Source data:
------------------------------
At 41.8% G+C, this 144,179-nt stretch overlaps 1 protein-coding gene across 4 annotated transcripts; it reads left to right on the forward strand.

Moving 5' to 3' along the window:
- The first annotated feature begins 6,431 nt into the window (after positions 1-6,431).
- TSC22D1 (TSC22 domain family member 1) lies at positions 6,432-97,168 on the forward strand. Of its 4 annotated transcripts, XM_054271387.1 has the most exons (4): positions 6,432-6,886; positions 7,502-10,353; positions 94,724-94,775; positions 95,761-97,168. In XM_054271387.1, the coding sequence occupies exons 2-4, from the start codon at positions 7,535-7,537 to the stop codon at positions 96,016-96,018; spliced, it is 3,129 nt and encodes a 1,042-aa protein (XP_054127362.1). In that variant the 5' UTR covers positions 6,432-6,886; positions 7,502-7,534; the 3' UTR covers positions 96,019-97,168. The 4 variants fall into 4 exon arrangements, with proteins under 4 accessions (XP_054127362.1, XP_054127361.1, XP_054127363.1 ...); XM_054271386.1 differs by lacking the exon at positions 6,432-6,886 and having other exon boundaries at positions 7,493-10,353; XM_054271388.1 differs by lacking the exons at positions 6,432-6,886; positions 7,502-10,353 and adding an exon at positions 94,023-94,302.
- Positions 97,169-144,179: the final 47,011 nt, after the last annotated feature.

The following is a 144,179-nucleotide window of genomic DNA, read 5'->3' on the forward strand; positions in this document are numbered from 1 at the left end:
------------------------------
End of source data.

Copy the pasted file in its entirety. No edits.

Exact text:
At 41.8% G+C, this 144,179-nt stretch overlaps 1 protein-coding gene across 4 annotated transcripts; it reads left to right on the forward strand.

Moving 5' to 3' along the window:
- The first annotated feature begins 6,431 nt into the window (after positions 1-6,431).
- TSC22D1 (TSC22 domain family member 1) lies at positions 6,432-97,168 on the forward strand. Of its 4 annotated transcripts, XM_054271387.1 has the most exons (4): positions 6,432-6,886; positions 7,502-10,353; positions 94,724-94,775; positions 95,761-97,168. In XM_054271387.1, the coding sequence occupies exons 2-4, from the start codon at positions 7,535-7,537 to the stop codon at positions 96,016-96,018; spliced, it is 3,129 nt and encodes a 1,042-aa protein (XP_054127362.1). In that variant the 5' UTR covers positions 6,432-6,886; positions 7,502-7,534; the 3' UTR covers positions 96,019-97,168. The 4 variants fall into 4 exon arrangements, with proteins under 4 accessions (XP_054127362.1, XP_054127361.1, XP_054127363.1 ...); XM_054271386.1 differs by lacking the exon at positions 6,432-6,886 and having other exon boundaries at positions 7,493-10,353; XM_054271388.1 differs by lacking the exons at positions 6,432-6,886; positions 7,502-10,353 and adding an exon at positions 94,023-94,302.
- Positions 97,169-144,179: the final 47,011 nt, after the last annotated feature.

The following is a 144,179-nucleotide window of genomic DNA, read 5'->3' on the forward strand; positions in this document are numbered from 1 at the left end: